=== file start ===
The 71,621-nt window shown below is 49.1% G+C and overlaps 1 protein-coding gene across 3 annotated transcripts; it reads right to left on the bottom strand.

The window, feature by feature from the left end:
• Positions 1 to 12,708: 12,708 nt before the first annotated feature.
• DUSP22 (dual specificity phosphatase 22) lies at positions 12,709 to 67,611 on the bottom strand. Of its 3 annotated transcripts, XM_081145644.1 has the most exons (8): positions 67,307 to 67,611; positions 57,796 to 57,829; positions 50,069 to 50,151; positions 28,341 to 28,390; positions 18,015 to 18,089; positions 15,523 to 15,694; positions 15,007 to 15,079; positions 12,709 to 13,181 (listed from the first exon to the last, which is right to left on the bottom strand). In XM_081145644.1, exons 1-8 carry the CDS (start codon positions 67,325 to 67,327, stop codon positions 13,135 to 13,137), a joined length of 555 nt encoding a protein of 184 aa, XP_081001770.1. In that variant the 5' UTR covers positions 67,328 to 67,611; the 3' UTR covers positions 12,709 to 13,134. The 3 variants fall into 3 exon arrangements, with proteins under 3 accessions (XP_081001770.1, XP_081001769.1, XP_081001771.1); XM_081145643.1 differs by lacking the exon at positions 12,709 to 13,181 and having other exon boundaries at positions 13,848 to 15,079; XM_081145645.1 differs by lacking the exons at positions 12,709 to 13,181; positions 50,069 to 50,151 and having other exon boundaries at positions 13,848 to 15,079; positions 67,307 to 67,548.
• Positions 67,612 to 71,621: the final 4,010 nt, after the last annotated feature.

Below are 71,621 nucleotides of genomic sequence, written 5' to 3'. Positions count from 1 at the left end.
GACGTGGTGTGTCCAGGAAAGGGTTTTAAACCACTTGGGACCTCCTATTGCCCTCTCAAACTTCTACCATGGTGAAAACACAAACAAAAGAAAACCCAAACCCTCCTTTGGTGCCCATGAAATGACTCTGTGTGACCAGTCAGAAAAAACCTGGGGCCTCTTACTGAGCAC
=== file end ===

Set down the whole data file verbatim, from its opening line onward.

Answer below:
The 71,621-nt window shown below is 49.1% G+C and overlaps 1 protein-coding gene across 3 annotated transcripts; it reads right to left on the bottom strand.

The window, feature by feature from the left end:
• Positions 1 to 12,708: 12,708 nt before the first annotated feature.
• DUSP22 (dual specificity phosphatase 22) lies at positions 12,709 to 67,611 on the bottom strand. Of its 3 annotated transcripts, XM_081145644.1 has the most exons (8): positions 67,307 to 67,611; positions 57,796 to 57,829; positions 50,069 to 50,151; positions 28,341 to 28,390; positions 18,015 to 18,089; positions 15,523 to 15,694; positions 15,007 to 15,079; positions 12,709 to 13,181 (listed from the first exon to the last, which is right to left on the bottom strand). In XM_081145644.1, exons 1-8 carry the CDS (start codon positions 67,325 to 67,327, stop codon positions 13,135 to 13,137), a joined length of 555 nt encoding a protein of 184 aa, XP_081001770.1. In that variant the 5' UTR covers positions 67,328 to 67,611; the 3' UTR covers positions 12,709 to 13,134. The 3 variants fall into 3 exon arrangements, with proteins under 3 accessions (XP_081001770.1, XP_081001769.1, XP_081001771.1); XM_081145643.1 differs by lacking the exon at positions 12,709 to 13,181 and having other exon boundaries at positions 13,848 to 15,079; XM_081145645.1 differs by lacking the exons at positions 12,709 to 13,181; positions 50,069 to 50,151 and having other exon boundaries at positions 13,848 to 15,079; positions 67,307 to 67,548.
• Positions 67,612 to 71,621: the final 4,010 nt, after the last annotated feature.

Below are 71,621 nucleotides of genomic sequence, written 5' to 3'. Positions count from 1 at the left end.
GACGTGGTGTGTCCAGGAAAGGGTTTTAAACCACTTGGGACCTCCTATTGCCCTCTCAAACTTCTACCATGGTGAAAACACAAACAAAAGAAAACCCAAACCCTCCTTTGGTGCCCATGAAATGACTCTGTGTGACCAGTCAGAAAAAACCTGGGGCCTCTTACTGAGCAC